@sternshow: digital farts

Yesterday’s Stern show appearance came because on This Week in Google, we’d made fun of Howard Stern for using Lotus Notes still and Howard’s geek guru, Jeff Schick of IBM, rose up in protest and invited me in to see how the show uses it.

Start with Stern technology: Schick said they they digitize everything — every show, every bit of audio, every press clipping, even everything sent into the show. They scan all the fan mail. They scan dildoes. This adds up to 100 terabytes of data. That’s stored at Howard’s office in New York (outside Sirius) — which is in addition to the audio that’s stored, of course, at Sirius (and backed up in New Jersey), and in addition to the video archives. Howard’s own 100tb is backed up at Howard’s beach house. Howard’s office has a T1 and business-class cable and a direct link to Howard’s apartment, which also has business-class cable, like his beach house (which has CAT5 cable in every all and multiple wi-fi networks for Howard and guests). Serious shit.

On air, I asked Howard whether all this means that fans will someday have access to it. He said yes. I don’t want to read too much into that but I keep hoping that if Stern leaves satellite, he’ll start an internet empire.

I think the economics work: Stern has proven, thanks to his move to Sirius, that his fans, by the millions, will pay $12 a month to hear him. He can charge less online and make more because he’d own it entirely and his cost structure — technology, programming, marketing — would be far less than Sirius’.

The technology isn’t quite there but it will be soon. We fans need to be able to listen to Stern in our cars in the morning. We need to able to listen to the internet. That is possible today. On the way to the show yesterday, I listened to it on my iPhone. (Shhhh. Don’t tell anyone in case Sirius or Apple cuts it off. But it’s legit; I pay for internet access and use my internet password to get access on the phone.) We can listen to shows we buy on our iPods (but it’s better live). I have no doubt the technology will arrive and soon — but soon enough for the end of Stern’s contract in December? We’ll see.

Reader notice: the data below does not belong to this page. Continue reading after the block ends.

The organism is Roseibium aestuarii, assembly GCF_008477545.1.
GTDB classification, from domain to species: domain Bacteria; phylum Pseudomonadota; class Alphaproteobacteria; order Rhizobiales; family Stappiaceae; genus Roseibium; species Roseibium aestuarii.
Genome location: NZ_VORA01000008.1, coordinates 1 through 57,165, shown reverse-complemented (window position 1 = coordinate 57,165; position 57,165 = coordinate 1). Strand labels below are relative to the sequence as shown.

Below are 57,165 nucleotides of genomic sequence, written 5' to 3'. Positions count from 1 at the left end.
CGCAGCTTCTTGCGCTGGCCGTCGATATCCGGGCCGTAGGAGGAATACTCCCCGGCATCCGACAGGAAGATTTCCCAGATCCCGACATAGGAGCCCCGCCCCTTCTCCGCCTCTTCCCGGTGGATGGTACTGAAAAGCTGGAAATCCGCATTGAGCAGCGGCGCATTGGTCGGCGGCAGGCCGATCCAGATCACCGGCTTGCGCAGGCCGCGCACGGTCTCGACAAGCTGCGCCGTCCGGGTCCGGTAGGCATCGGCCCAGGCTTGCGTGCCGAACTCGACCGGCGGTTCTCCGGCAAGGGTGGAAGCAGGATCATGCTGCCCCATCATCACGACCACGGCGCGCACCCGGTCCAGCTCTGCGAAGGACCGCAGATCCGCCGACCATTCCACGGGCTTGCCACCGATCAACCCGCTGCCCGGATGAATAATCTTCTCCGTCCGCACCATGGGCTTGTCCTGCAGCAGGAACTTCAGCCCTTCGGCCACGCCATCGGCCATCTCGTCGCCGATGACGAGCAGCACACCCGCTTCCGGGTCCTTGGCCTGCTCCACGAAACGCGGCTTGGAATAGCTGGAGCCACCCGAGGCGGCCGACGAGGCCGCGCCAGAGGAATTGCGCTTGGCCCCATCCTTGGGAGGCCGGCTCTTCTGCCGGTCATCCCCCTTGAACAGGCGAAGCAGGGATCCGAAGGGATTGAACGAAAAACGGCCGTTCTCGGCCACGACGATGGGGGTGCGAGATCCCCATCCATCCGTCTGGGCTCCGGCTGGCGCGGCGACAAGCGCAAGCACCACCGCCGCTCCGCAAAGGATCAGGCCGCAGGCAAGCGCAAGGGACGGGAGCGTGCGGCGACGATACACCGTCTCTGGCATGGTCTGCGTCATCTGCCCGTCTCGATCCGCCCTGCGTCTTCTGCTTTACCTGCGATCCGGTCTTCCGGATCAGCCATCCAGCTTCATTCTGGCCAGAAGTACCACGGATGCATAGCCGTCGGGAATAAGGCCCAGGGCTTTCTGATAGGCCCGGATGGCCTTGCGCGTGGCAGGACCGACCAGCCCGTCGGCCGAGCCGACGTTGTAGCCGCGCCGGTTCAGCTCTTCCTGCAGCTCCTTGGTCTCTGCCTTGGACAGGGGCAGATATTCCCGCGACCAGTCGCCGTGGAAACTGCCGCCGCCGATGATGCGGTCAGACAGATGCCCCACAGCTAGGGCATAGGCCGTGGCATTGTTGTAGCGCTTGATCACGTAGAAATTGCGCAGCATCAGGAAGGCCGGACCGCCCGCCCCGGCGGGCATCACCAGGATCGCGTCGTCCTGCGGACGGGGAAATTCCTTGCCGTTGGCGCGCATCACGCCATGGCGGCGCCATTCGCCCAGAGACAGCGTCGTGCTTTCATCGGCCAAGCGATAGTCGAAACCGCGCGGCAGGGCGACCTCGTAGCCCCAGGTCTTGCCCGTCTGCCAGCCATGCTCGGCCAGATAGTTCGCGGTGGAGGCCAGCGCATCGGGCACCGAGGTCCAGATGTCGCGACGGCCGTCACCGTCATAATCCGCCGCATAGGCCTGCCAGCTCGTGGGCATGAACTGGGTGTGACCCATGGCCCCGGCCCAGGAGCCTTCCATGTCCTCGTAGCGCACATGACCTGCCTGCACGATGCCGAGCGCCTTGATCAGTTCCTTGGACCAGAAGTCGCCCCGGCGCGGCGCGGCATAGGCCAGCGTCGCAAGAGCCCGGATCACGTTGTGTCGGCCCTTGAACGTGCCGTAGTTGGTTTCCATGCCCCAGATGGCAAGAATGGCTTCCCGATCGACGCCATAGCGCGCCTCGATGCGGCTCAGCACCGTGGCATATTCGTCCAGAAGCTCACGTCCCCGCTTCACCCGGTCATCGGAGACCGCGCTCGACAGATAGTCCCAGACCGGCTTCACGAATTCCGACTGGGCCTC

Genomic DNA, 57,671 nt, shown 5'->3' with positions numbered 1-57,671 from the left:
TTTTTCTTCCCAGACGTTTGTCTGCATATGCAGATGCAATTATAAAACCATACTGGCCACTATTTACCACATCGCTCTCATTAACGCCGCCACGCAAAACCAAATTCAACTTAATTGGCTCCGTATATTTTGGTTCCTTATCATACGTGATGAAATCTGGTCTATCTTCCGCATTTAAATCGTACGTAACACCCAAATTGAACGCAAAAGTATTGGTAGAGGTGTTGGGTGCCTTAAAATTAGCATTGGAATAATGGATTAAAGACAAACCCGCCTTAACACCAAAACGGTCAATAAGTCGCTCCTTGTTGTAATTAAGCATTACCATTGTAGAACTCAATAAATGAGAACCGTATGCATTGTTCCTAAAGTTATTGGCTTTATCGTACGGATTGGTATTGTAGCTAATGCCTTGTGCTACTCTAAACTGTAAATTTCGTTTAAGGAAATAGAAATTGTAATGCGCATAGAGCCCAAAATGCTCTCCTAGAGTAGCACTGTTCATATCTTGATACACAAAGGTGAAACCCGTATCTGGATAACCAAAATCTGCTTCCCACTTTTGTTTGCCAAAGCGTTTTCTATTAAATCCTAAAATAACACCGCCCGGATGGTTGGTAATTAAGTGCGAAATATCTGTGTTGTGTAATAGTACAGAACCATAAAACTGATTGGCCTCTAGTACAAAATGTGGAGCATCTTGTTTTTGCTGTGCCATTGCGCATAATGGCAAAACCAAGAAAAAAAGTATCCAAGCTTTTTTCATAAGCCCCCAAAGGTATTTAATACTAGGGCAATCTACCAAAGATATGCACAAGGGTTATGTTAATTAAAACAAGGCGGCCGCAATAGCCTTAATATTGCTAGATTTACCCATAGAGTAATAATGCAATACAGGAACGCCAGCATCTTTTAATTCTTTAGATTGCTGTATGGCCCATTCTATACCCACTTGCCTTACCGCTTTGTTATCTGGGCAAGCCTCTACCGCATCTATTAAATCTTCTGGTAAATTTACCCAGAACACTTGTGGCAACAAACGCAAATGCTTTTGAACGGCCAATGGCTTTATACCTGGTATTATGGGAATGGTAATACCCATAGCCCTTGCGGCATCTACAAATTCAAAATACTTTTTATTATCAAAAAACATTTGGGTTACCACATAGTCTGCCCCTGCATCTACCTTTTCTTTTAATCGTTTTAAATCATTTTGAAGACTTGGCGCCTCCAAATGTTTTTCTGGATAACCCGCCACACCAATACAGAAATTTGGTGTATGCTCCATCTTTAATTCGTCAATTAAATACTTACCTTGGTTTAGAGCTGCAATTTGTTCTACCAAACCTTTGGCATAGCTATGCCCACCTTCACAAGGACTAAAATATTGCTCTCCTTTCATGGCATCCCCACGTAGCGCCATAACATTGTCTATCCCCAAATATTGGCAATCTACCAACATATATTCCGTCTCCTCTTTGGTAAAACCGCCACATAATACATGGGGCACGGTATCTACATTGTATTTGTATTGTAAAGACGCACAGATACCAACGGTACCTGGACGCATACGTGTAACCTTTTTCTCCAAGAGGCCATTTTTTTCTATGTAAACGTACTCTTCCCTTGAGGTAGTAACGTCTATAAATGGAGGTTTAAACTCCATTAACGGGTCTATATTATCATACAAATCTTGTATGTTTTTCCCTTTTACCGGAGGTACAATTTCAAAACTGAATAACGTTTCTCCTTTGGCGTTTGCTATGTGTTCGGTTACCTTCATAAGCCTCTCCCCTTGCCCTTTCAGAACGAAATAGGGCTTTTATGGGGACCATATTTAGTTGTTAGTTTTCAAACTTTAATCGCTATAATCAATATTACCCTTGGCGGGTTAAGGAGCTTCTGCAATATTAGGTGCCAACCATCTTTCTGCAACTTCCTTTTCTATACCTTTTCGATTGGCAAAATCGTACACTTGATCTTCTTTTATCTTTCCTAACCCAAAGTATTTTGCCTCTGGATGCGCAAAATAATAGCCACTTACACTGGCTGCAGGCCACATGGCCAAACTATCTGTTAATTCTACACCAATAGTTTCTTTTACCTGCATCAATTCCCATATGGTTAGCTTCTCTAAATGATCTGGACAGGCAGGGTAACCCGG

By the way, I also got to see what they’re talking about on the Stern show when they say “Gary Preview Page 2, second column, bottom, in yellow….” It’s Prophet, the Sirius system for storing and playing all audio and at their consoles they go to a page and there are boxes in color; touch the box and it plays.

Now as for Lotus: In their office, Jeff Schick and a colleague generously spent a few hours giving me a tour of what they can do. I’ll concede: It’s impressive. What impressed me is that IBM integrated the functions of the collaborative, social internet — email, Twitter, wikis, LinkedIn, Facebook, Facebook Connect, directories, blogs, calendars, Skype, bookmarks, tagging — in a way that I wish they would all interroperate: click on a name and get everything about them (contact, place, tags, bookmarks); pull together people in calls or calendars just by dragging them; see how people are sharing your documents; see how people are connected….

Only thing is, IBM had to essentially recreate the internet and all these functions to do that, both so they could integrate it all and so that it could operate behind corporate firewalls. We internet snobs make fun of that, but I understand why they do that. But as we talk about how our internet should operate — how open standards for identity, for example, should work — the irony is that we could look at the interlocked IBM platforms to see the promise of it. It’s closed, for a reason, but it shows what an open structure would look like if it operated on truly open standards. I wonder whether there’s an opportunity for IBM to offer these functions at a retail level.

So thanks to Jeff Schick, I got to see Stern’s technology and IBM’s and get onto the show and so I’ll take back my snickers about Notes, most of them.